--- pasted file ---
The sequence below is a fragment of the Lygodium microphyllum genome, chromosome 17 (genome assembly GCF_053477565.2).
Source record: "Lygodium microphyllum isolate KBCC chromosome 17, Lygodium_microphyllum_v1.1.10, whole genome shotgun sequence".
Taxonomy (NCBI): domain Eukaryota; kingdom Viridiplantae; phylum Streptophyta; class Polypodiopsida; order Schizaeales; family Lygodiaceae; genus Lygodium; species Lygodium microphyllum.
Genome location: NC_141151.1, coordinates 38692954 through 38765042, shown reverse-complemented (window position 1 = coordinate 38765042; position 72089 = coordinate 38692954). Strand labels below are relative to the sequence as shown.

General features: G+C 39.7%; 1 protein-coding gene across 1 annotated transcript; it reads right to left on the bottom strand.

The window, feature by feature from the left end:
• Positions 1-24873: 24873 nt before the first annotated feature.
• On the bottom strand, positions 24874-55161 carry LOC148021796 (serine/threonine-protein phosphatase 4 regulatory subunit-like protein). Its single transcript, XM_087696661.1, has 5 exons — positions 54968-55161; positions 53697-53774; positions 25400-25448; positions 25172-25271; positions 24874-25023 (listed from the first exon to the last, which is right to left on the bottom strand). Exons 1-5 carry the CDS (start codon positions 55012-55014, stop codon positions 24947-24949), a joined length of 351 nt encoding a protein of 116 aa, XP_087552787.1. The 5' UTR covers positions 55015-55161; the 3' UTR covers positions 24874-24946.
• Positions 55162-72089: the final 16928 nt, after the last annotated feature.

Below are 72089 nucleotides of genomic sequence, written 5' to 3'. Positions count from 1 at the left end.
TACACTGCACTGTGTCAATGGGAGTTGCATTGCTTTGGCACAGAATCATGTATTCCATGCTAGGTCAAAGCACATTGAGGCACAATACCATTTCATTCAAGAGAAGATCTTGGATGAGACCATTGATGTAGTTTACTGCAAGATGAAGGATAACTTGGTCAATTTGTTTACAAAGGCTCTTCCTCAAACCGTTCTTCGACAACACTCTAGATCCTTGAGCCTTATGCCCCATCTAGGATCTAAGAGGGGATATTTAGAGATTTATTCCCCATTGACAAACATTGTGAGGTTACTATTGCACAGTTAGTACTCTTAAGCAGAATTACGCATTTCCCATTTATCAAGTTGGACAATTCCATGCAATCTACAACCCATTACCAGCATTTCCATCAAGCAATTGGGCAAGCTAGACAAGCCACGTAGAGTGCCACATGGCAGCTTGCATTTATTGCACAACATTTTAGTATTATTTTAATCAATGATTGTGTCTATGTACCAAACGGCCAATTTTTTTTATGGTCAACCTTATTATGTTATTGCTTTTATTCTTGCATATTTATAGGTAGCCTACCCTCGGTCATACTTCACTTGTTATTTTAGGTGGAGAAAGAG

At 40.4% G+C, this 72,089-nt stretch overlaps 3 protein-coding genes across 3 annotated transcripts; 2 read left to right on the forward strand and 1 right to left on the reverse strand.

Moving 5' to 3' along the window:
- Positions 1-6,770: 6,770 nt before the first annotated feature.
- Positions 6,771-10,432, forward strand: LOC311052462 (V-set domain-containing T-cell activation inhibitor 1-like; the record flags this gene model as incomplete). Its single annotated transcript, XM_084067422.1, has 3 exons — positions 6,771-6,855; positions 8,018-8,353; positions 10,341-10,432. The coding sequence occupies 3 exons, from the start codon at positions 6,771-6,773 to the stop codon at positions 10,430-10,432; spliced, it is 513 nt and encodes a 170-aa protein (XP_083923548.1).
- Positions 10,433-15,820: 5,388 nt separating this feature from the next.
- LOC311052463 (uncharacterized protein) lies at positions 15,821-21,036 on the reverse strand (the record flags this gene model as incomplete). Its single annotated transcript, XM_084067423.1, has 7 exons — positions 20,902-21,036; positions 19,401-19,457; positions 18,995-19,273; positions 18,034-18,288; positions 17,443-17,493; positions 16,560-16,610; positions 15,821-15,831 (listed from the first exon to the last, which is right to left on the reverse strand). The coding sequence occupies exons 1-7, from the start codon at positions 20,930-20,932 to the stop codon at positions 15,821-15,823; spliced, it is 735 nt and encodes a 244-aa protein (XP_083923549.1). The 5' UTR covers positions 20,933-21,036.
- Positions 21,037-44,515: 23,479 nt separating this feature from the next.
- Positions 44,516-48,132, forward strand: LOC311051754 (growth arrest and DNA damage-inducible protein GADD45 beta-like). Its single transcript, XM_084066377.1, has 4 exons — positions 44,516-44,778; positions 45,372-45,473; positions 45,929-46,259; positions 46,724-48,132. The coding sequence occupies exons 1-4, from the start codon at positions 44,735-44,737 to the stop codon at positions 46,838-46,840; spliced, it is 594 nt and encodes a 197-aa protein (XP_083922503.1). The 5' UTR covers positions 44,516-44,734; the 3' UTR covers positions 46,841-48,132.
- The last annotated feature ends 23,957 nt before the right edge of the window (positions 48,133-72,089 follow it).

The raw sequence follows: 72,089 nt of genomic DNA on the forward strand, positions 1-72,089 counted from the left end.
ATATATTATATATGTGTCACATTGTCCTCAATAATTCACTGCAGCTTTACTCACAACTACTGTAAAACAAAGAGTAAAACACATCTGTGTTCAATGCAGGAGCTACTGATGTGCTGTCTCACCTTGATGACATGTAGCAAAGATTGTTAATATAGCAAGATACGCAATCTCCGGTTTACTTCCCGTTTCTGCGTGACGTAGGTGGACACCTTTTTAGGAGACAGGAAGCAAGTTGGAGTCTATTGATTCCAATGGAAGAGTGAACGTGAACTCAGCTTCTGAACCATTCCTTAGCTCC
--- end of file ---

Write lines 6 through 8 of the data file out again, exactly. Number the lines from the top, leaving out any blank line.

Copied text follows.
The window, feature by feature from the left end:
• Positions 1-24873: 24873 nt before the first annotated feature.
• On the bottom strand, positions 24874-55161 carry LOC148021796 (serine/threonine-protein phosphatase 4 regulatory subunit-like protein). Its single transcript, XM_087696661.1, has 5 exons — positions 54968-55161; positions 53697-53774; positions 25400-25448; positions 25172-25271; positions 24874-25023 (listed from the first exon to the last, which is right to left on the bottom strand). Exons 1-5 carry the CDS (start codon positions 55012-55014, stop codon positions 24947-24949), a joined length of 351 nt encoding a protein of 116 aa, XP_087552787.1. The 5' UTR covers positions 55015-55161; the 3' UTR covers positions 24874-24946.